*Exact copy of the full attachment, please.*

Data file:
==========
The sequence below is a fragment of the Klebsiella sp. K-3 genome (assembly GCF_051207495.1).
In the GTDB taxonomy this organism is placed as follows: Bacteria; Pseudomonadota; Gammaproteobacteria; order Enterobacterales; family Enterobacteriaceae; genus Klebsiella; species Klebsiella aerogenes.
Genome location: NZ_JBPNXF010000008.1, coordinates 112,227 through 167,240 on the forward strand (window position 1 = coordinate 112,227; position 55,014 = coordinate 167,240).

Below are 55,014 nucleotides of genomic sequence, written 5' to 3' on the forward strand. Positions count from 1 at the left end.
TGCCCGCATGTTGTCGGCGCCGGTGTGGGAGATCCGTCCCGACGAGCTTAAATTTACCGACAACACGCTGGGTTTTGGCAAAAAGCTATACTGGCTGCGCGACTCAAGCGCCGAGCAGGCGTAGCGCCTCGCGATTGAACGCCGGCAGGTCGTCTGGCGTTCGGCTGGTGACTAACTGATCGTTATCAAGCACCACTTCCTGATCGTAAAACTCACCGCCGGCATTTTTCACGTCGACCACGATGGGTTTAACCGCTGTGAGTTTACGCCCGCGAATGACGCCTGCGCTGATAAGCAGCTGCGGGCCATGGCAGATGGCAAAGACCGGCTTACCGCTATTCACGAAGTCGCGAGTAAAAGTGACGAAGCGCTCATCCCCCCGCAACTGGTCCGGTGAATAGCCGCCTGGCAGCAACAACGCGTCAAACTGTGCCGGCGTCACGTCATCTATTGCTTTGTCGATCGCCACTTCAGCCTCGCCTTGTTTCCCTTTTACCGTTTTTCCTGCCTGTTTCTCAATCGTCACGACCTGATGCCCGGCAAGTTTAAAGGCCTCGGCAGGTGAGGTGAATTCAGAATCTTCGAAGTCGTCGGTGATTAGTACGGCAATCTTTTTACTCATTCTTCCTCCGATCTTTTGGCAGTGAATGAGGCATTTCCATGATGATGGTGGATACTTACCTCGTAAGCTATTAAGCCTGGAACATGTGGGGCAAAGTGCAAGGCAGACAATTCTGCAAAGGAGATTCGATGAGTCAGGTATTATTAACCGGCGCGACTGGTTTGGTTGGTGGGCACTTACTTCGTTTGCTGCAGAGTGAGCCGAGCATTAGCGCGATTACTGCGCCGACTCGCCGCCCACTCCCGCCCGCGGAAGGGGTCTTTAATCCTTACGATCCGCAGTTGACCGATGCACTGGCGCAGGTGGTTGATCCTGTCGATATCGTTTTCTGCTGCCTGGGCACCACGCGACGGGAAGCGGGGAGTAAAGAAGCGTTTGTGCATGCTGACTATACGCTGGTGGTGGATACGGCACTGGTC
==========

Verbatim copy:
The sequence below is a fragment of the Klebsiella sp. K-3 genome (assembly GCF_051207495.1).
In the GTDB taxonomy this organism is placed as follows: Bacteria; Pseudomonadota; Gammaproteobacteria; order Enterobacterales; family Enterobacteriaceae; genus Klebsiella; species Klebsiella aerogenes.
Genome location: NZ_JBPNXF010000008.1, coordinates 112,227 through 167,240 on the forward strand (window position 1 = coordinate 112,227; position 55,014 = coordinate 167,240).

Below are 55,014 nucleotides of genomic sequence, written 5' to 3' on the forward strand. Positions count from 1 at the left end.
TGCCCGCATGTTGTCGGCGCCGGTGTGGGAGATCCGTCCCGACGAGCTTAAATTTACCGACAACACGCTGGGTTTTGGCAAAAAGCTATACTGGCTGCGCGACTCAAGCGCCGAGCAGGCGTAGCGCCTCGCGATTGAACGCCGGCAGGTCGTCTGGCGTTCGGCTGGTGACTAACTGATCGTTATCAAGCACCACTTCCTGATCGTAAAACTCACCGCCGGCATTTTTCACGTCGACCACGATGGGTTTAACCGCTGTGAGTTTACGCCCGCGAATGACGCCTGCGCTGATAAGCAGCTGCGGGCCATGGCAGATGGCAAAGACCGGCTTACCGCTATTCACGAAGTCGCGAGTAAAAGTGACGAAGCGCTCATCCCCCCGCAACTGGTCCGGTGAATAGCCGCCTGGCAGCAACAACGCGTCAAACTGTGCCGGCGTCACGTCATCTATTGCTTTGTCGATCGCCACTTCAGCCTCGCCTTGTTTCCCTTTTACCGTTTTTCCTGCCTGTTTCTCAATCGTCACGACCTGATGCCCGGCAAGTTTAAAGGCCTCGGCAGGTGAGGTGAATTCAGAATCTTCGAAGTCGTCGGTGATTAGTACGGCAATCTTTTTACTCATTCTTCCTCCGATCTTTTGGCAGTGAATGAGGCATTTCCATGATGATGGTGGATACTTACCTCGTAAGCTATTAAGCCTGGAACATGTGGGGCAAAGTGCAAGGCAGACAATTCTGCAAAGGAGATTCGATGAGTCAGGTATTATTAACCGGCGCGACTGGTTTGGTTGGTGGGCACTTACTTCGTTTGCTGCAGAGTGAGCCGAGCATTAGCGCGATTACTGCGCCGACTCGCCGCCCACTCCCGCCCGCGGAAGGGGTCTTTAATCCTTACGATCCGCAGTTGACCGATGCACTGGCGCAGGTGGTTGATCCTGTCGATATCGTTTTCTGCTGCCTGGGCACCACGCGACGGGAAGCGGGGAGTAAAGAAGCGTTTGTGCATGCTGACTATACGCTGGTGGTGGATACGGCACTGGTC